It's Not Easy Being Green

Irwin Weiner -- Last week we were passing around a copy of HC&G in the office. Ever heard of it? For those of you not in the New York metro, this is the abbreviation for Hamptons Cottages and Gardens magazine.

This glossy, glitzy magazine (we love it) covers the cream-of-the-crop Long Island real estate. Their idea of a "cottage" is an architecturally stunning and "significant" structure with four bedrooms, 4.5 baths, two master suites (each with fireplaces, marble baths, and dressing rooms), and a $3.5 million price tag. Their idea of "garden" is a manicured-within-an-inch-of-its-life property with stone patios, gunite lap pool, bubbling spa, dining gazebo, and lawn and hedges for days. It's where the Great Room is called the Morning Room and the Living Room is called the Ballroom.

Hamptons%20House.jpgSo imagine our surprise when HC&G published their "What About Green!" issue. It featured beautiful articles on artisanal cheese, healthy "green" homes, eco antiques, and lush gardens from the British Cotswalds. The editorial messages of the articles was laudable: incorporating green design into our homes is to be aware that we can positively contribute to improving our lives.

This sounds lovely in theory, HC&G, but are the Hamptons known for eco-friendliness? Why are Hamptons lawns so VERY green and the pools so VERY blue? (Could it be an abundance of fertilizers and chemicals?) Why are Hamptons houses so beautiful? (Could it be their runaway use of quarried stone and rare tropical woods from slow-growth trees?) Why are Hamptonians so very mobile? (Could it be their gas-guzzling cars or their helicopter rides over the clogged Long Island Thruway, the most convenient way to get to a green retreat by the sea?)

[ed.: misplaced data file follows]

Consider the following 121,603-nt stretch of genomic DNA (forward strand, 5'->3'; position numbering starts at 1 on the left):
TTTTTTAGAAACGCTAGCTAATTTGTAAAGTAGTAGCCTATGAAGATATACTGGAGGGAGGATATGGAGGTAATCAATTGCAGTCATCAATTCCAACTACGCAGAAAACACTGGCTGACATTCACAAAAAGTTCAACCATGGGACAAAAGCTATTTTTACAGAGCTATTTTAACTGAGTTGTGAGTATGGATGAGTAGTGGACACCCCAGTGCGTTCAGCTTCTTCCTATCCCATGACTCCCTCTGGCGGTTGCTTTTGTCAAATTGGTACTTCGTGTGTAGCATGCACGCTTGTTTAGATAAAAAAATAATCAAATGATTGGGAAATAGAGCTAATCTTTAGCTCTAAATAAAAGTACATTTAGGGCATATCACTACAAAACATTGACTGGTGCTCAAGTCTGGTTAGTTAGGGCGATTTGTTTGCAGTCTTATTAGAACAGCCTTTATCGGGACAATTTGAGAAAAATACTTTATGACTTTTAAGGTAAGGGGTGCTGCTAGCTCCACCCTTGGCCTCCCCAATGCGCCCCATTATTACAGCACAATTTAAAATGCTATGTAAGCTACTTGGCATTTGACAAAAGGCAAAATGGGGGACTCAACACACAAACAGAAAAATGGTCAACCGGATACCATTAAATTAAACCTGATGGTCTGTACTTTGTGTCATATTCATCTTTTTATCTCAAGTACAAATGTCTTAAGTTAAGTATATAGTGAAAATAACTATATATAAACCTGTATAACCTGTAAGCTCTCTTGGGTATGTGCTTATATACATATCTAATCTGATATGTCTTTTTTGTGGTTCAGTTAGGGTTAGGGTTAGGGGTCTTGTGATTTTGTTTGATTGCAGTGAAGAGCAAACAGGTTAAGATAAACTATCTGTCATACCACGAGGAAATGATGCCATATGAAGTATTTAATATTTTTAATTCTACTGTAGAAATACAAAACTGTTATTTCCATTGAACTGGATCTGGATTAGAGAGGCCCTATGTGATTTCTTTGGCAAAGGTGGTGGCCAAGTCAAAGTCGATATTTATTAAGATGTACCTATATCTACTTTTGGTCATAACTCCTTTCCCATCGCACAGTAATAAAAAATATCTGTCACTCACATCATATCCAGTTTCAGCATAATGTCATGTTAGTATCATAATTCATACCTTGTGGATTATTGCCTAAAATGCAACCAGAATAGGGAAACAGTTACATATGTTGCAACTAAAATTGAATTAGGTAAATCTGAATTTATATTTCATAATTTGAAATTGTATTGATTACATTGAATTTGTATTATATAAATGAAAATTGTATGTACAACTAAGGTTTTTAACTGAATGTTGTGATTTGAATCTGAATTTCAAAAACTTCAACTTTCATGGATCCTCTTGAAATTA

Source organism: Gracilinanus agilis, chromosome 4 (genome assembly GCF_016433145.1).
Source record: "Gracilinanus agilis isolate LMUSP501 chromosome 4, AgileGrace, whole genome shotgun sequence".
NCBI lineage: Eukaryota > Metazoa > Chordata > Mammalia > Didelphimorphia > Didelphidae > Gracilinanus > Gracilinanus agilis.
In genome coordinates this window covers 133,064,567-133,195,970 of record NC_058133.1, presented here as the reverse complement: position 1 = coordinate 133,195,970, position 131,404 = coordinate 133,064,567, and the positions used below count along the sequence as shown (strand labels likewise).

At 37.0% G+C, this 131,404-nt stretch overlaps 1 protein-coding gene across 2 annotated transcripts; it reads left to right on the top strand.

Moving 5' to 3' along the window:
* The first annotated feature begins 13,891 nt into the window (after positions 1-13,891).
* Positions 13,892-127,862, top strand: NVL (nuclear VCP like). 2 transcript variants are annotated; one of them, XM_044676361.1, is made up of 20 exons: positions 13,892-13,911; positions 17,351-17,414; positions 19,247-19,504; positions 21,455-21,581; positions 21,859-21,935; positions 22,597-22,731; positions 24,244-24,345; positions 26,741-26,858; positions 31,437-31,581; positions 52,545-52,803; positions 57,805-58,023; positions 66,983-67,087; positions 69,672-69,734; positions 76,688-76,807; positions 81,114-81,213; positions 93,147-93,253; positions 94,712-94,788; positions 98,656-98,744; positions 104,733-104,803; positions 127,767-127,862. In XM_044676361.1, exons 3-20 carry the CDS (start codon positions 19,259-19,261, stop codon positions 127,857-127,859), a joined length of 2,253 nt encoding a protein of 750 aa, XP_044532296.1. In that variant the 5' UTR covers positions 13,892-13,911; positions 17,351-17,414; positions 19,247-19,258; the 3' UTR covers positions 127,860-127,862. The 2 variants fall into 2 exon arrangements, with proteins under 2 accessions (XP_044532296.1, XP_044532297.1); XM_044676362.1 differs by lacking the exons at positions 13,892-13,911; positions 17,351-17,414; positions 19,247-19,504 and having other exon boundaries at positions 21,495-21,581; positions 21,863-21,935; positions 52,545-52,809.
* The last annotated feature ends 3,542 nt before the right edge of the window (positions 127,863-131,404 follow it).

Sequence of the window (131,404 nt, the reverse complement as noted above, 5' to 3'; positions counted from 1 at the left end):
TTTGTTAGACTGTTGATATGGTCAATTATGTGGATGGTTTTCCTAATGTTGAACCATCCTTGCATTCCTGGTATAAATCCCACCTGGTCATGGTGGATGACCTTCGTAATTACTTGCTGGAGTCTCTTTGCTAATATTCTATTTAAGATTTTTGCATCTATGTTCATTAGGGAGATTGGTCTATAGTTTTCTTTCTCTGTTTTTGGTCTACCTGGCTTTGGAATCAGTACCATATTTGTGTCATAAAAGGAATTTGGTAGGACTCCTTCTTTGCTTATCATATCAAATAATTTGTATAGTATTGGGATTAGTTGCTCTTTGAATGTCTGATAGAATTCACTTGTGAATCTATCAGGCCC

I have nothing against the Hamptons or Hamptonians. I've worked on the design of some Hamptons properties. The towns are lovely and the people are intelligent, fascinating, and surprisingly friendly. I applaud home design that aims at eco-friendliness. Ads in this issue of HC&G tout eco-friendly fabrics, green building materials, and energy-saving heating systems. It's all great, as far as it goes.

But "going green" is a bit more than just reading one issue of a beautiful magazine. We hope Hamptonians -- and everyone of you reading this -- will take to heart that Going Green is filled with everyday choices and commitments. It's about being consistent and diligent. And it's not about buying a magazine about being eco-friendly . . . and then tossing it in the trash compacter on your way out to the Midsummer Night's Benefit Gala and Dinner Dance.

Is Going Green just a fashion color? Next year, will it be Going Pink? I hope not. The talk of using tap water over bottled water is less elegant, but it's truly greener. Now what else can we all do to green things up a bit?

If you want to have a beautiful design experience, look into Hamptons Cottages and Gardens. Go to, and you will be impressed.

Jay JohnsonComment